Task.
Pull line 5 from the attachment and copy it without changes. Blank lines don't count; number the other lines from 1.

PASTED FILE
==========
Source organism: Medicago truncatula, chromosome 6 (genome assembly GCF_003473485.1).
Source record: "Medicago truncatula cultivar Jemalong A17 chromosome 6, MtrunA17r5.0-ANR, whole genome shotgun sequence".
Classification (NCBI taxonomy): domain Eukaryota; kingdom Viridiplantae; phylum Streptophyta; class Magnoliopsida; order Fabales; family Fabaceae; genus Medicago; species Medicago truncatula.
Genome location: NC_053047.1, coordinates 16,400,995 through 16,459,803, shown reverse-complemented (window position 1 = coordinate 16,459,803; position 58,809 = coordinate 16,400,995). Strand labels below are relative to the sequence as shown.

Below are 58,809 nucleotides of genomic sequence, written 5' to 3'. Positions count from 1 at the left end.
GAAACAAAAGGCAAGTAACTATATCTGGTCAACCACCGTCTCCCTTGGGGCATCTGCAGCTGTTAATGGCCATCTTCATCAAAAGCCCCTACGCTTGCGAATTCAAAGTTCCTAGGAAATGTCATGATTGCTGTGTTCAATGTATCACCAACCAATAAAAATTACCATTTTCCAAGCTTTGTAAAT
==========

Below are 58,809 nucleotides of genomic sequence, written 5' to 3'. Positions count from 1 at the left end.